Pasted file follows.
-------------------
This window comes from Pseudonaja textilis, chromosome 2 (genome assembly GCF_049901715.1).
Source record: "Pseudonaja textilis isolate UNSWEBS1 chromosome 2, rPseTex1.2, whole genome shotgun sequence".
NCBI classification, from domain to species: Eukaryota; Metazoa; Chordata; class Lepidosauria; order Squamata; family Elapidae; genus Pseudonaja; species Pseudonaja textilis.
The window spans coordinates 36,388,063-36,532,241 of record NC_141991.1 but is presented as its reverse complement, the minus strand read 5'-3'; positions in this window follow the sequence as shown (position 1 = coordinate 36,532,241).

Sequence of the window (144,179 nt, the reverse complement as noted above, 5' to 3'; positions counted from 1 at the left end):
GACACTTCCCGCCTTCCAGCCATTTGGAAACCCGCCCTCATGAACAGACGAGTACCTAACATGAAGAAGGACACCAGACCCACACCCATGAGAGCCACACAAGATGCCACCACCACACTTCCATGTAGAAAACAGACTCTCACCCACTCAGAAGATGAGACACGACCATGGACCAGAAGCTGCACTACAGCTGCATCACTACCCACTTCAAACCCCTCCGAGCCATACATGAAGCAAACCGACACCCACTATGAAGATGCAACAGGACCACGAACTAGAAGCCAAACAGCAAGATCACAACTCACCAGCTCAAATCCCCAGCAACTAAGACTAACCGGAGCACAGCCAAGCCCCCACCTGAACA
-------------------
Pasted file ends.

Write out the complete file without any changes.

This window comes from Pseudonaja textilis, chromosome 2 (genome assembly GCF_049901715.1).
Source record: "Pseudonaja textilis isolate UNSWEBS1 chromosome 2, rPseTex1.2, whole genome shotgun sequence".
NCBI classification, from domain to species: Eukaryota; Metazoa; Chordata; class Lepidosauria; order Squamata; family Elapidae; genus Pseudonaja; species Pseudonaja textilis.
The window spans coordinates 36,388,063-36,532,241 of record NC_141991.1 but is presented as its reverse complement, the minus strand read 5'-3'; positions in this window follow the sequence as shown (position 1 = coordinate 36,532,241).

Sequence of the window (144,179 nt, the reverse complement as noted above, 5' to 3'; positions counted from 1 at the left end):
GACACTTCCCGCCTTCCAGCCATTTGGAAACCCGCCCTCATGAACAGACGAGTACCTAACATGAAGAAGGACACCAGACCCACACCCATGAGAGCCACACAAGATGCCACCACCACACTTCCATGTAGAAAACAGACTCTCACCCACTCAGAAGATGAGACACGACCATGGACCAGAAGCTGCACTACAGCTGCATCACTACCCACTTCAAACCCCTCCGAGCCATACATGAAGCAAACCGACACCCACTATGAAGATGCAACAGGACCACGAACTAGAAGCCAAACAGCAAGATCACAACTCACCAGCTCAAATCCCCAGCAACTAAGACTAACCGGAGCACAGCCAAGCCCCCACCTGAACA